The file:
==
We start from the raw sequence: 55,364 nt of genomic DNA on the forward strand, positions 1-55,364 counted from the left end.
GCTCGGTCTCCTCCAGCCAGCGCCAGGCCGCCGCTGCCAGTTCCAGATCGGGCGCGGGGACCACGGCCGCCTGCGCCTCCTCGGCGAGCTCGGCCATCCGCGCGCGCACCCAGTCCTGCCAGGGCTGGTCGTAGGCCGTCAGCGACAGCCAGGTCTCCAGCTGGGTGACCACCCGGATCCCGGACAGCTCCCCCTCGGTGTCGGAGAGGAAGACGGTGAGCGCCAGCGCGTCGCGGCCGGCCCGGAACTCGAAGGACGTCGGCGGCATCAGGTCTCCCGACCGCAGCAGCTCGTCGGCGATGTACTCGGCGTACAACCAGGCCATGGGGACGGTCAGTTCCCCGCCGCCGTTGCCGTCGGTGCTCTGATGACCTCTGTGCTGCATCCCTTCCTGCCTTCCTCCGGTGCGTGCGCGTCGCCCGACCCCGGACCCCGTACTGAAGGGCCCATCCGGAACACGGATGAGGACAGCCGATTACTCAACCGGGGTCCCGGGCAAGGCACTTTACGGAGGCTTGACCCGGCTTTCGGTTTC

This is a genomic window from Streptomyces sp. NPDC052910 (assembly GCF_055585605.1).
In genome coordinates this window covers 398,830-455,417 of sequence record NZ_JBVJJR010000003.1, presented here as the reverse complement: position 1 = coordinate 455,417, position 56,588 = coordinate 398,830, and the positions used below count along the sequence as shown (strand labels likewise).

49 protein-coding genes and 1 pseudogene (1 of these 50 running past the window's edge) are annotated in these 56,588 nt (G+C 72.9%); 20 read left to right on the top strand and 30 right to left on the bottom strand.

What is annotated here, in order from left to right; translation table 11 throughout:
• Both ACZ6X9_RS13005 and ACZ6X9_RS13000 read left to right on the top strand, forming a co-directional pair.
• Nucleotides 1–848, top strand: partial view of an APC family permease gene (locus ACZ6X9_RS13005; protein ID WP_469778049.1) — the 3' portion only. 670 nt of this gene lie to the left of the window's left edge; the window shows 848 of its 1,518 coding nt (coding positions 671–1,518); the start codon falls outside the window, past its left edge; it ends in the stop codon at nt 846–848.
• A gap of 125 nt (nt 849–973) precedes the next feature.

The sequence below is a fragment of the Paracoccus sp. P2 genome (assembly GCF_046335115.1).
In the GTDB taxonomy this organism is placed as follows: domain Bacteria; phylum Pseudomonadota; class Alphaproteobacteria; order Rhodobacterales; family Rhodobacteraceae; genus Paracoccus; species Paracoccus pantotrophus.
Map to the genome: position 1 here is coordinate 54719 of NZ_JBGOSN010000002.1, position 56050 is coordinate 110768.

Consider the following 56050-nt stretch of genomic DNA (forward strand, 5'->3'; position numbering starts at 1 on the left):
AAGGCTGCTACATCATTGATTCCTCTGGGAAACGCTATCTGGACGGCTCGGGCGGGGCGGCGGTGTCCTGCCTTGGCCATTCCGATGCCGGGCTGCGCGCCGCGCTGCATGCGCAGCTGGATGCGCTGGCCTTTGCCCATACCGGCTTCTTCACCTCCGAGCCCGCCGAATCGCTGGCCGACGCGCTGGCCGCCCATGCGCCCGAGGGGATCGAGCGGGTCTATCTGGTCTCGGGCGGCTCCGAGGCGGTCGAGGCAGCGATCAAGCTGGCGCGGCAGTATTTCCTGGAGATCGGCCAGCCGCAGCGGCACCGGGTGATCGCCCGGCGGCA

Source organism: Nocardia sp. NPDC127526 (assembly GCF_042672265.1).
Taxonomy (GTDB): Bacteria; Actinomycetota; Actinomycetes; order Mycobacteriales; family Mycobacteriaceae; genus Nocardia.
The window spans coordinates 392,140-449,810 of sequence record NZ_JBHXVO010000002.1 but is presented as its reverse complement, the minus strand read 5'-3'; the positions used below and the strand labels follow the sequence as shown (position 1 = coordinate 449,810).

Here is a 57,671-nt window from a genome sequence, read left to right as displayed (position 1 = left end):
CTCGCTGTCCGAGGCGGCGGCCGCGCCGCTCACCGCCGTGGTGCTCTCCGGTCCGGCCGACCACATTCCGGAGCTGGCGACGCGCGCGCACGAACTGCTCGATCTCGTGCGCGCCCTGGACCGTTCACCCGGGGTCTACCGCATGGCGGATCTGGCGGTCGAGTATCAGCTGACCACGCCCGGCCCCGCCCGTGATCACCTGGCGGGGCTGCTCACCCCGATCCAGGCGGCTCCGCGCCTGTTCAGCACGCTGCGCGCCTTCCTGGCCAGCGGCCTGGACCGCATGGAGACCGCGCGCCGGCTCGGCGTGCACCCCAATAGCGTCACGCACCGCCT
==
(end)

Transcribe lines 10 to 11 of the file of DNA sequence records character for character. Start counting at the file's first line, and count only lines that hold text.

The sequence below is a fragment of the Paracoccus sp. P2 genome (assembly GCF_046335115.1).
In the GTDB taxonomy this organism is placed as follows: domain Bacteria; phylum Pseudomonadota; class Alphaproteobacteria; order Rhodobacterales; family Rhodobacteraceae; genus Paracoccus; species Paracoccus pantotrophus.